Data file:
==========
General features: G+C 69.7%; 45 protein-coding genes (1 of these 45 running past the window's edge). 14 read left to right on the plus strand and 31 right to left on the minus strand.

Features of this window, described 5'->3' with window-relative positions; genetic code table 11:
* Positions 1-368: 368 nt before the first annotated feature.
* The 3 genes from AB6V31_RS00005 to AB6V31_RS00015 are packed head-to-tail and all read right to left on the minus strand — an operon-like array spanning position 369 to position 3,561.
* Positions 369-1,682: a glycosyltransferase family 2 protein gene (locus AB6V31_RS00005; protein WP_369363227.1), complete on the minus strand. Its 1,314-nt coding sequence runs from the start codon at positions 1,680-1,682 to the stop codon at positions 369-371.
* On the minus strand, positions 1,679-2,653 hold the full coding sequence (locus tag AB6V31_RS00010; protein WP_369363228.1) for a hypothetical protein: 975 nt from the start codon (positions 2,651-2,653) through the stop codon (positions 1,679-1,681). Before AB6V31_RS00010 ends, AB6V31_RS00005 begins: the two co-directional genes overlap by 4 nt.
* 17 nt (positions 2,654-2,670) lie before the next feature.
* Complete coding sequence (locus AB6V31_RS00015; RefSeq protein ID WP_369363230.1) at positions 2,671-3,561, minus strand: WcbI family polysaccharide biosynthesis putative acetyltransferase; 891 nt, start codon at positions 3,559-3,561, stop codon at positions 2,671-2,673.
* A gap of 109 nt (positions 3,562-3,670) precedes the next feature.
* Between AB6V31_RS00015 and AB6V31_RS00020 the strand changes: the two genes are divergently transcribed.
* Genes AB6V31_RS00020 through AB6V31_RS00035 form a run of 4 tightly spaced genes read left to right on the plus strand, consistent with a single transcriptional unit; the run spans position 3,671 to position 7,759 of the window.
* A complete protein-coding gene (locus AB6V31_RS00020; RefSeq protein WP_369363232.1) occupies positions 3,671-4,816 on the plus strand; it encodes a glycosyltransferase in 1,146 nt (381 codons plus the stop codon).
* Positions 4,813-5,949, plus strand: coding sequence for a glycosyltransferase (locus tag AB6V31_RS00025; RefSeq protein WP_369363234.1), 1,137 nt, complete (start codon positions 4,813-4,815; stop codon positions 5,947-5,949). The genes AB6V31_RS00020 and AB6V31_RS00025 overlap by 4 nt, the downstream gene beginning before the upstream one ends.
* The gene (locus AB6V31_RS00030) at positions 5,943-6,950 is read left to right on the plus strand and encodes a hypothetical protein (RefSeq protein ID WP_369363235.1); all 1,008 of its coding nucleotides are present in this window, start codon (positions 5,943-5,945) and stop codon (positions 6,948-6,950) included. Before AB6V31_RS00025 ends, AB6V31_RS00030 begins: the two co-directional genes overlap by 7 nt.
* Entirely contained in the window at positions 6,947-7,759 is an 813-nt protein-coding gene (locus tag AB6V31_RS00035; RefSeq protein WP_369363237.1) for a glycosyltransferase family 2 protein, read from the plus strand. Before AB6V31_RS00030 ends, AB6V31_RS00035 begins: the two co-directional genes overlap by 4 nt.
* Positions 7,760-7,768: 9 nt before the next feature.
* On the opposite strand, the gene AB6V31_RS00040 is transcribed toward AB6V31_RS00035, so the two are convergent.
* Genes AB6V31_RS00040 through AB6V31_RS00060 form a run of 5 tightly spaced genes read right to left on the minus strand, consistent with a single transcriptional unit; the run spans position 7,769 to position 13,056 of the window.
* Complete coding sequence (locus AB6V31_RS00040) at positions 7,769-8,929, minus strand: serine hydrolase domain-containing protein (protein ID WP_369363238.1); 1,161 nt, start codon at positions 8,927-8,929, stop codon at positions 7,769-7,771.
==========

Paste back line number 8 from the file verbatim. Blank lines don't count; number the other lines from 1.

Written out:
* Complete coding sequence (locus AB6V31_RS00015; RefSeq protein ID WP_369363230.1) at positions 2,671-3,561, minus strand: WcbI family polysaccharide biosynthesis putative acetyltransferase; 891 nt, start codon at positions 3,559-3,561, stop codon at positions 2,671-2,673.